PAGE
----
Cross-State Air Pollution Rule Finalized. Will Power Sector Legal Challenges Follow?
The rule, which aims to protect downwind states from pollution emitted outside their borders, will help states comply with a 2008 smog standard that limits ozone pollution to 75 parts per billion, the agency says.
Beginning in May 2017, the new rule will affect 2,875 electric generating units at 886 coal, gas and oil power plants in 22 states. The agency says these power plants can achieve the required NOx emissions reductions using existing, cost-effective technology.
This rule and other power-sector regulations are expected to cut summertime NOx emissions by 80,000 tons — a 20 percent reduction from 2015 levels, the EPA says. It estimates the Cross-State Air Pollution Rule will provide annual benefits of up to $880 million in 2017 while costing the industry $68 million to comply with the rule.
“Today’s update builds on the decades of success under the Clean Air Act that has led to significant cuts in nitrogen oxide emissions from upwind states that affect their downwind neighbors,” said Janet McCabe, acting assistant administrator for EPA’s Office of Air and Radiation, in a statement. “The common-sense actions that power plants can take to quickly and affordably reduce this harmful pollution will help protect the health and lives of millions of Americans.”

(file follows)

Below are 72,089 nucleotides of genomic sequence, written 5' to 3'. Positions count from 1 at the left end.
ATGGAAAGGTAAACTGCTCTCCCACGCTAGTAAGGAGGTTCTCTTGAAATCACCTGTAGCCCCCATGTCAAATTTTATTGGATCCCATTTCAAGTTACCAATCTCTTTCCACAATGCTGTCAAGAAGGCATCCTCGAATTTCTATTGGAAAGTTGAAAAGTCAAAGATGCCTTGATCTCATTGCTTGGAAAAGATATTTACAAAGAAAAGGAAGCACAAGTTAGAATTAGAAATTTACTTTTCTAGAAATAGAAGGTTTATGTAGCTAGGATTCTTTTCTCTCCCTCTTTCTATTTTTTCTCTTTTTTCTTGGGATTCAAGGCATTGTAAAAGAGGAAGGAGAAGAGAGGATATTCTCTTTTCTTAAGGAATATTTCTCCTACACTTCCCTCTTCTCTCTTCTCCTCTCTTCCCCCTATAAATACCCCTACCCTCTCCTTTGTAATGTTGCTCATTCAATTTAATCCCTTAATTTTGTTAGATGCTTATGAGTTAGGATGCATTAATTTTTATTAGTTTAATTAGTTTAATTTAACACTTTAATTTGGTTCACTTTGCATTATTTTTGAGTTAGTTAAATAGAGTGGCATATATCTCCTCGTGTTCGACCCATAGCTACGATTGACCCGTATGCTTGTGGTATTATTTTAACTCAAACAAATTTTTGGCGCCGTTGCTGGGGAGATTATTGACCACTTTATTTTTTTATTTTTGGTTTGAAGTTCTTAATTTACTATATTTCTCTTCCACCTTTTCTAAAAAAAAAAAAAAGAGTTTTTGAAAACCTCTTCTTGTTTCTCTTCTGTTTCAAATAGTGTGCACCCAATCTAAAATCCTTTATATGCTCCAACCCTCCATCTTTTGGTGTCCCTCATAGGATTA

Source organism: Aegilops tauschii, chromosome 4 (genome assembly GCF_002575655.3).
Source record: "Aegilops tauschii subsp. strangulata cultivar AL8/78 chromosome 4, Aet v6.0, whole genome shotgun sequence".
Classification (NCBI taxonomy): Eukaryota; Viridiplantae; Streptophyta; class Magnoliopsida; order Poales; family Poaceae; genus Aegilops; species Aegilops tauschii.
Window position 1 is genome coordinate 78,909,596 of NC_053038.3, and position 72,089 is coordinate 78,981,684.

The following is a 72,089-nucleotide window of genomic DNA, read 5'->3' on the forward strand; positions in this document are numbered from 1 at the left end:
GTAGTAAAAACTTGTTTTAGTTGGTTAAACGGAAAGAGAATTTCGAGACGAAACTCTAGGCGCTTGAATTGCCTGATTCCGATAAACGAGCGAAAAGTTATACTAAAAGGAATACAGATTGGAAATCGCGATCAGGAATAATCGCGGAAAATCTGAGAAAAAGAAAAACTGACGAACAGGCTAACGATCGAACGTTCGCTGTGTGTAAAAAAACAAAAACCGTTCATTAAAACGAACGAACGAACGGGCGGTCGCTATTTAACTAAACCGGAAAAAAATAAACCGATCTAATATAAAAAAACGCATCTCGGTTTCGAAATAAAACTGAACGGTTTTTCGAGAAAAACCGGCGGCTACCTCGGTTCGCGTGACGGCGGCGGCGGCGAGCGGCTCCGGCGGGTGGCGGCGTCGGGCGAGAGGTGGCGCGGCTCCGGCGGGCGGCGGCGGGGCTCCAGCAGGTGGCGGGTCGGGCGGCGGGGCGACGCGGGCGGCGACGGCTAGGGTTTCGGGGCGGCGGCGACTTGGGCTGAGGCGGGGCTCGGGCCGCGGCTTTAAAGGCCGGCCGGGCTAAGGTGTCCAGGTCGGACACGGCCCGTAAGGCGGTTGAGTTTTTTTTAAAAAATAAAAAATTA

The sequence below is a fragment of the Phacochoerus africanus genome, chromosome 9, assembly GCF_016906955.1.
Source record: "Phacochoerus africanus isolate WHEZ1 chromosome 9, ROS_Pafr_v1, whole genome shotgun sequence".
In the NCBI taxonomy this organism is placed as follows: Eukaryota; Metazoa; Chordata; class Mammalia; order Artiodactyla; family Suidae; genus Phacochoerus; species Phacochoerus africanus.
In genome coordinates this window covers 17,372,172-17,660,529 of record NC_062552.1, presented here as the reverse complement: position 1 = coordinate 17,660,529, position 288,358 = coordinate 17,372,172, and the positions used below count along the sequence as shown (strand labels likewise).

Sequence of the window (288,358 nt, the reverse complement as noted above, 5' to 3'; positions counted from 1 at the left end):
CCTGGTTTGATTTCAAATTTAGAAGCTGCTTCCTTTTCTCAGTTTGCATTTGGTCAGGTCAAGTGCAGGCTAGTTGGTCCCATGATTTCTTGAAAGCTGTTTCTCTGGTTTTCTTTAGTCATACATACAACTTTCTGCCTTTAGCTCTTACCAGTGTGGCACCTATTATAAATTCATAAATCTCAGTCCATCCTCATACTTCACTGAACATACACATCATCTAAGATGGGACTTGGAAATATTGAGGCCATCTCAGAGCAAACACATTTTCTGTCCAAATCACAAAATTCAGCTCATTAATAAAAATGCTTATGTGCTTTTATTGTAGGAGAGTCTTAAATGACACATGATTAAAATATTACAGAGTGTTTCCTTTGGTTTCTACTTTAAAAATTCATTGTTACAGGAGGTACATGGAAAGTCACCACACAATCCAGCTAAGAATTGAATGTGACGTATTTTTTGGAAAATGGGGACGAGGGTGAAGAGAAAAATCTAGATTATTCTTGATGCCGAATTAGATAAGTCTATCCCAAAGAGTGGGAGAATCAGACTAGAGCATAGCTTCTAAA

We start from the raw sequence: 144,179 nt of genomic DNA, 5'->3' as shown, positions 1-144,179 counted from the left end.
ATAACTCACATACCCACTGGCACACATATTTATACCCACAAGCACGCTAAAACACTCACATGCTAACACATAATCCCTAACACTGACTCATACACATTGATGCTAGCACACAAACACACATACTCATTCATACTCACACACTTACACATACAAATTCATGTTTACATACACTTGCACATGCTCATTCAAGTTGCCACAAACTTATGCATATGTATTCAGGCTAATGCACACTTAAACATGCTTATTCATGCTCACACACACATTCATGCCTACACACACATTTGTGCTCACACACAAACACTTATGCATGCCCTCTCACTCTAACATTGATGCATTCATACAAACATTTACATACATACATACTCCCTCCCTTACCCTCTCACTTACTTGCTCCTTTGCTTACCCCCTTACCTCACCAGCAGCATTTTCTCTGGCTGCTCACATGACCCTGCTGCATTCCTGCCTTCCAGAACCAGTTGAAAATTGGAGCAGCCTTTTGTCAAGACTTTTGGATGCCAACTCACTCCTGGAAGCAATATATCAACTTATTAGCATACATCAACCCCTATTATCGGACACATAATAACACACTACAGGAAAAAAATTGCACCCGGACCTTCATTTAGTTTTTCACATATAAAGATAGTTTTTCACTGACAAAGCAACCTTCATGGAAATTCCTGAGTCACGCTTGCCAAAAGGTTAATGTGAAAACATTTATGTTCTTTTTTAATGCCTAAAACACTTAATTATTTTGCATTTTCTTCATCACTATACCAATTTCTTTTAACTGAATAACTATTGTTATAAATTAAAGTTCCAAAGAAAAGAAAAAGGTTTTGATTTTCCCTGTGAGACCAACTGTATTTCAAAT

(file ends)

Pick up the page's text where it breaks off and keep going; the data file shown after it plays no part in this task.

The Cross-State Air Pollution Rule was created under the “good neighbor” provision of the Clean Air Act, and finalized in 2011.
The good neighbor provision requires states — or, as a backstop, the EPA — to address air pollution that crosses states’ borders and affects the ability of downwind states to attain clean air standards. Under this provision, states develop state implementation plans while the EPA plays a backstop role by issuing federal implementation plans if a state fails to submit an approvable plan.
The US Supreme Court upheld the Cross-State Air Pollution Rule in 2014. At the time, the American Coalition for Clean Coal Electricity called the ruling “dangerous and costly.”
The American Coalition for Clean Coal Electricity did not respond to a request for comment on the updates to the Cross-State Air Pollution Rule. The American Coal Council said it had no comment on the final rule.
While environmental groups had hoped the final rule would reflect a more stringent 70 ppb ozone benchmark set by a different EPA smog rule issued last October, the Environmental Defense Fund praised the final rule for its strong clean air protections. “Today’s new and improved Cross-State Air Pollution Rule will help reduce harmful smog pollution from power plants,” said EDF senior attorney Graham McCahan.
But, as Utility Dive reports, a legal challenge to the rule is likely. Republican-controlled states and fossil fuel interests have challenged all of the Obama administration’s major air pollution regulations including the Clean Power Plan. The full DC Circuit appeals court will hear oral arguments on the carbon emissions rule on Sept. 27.
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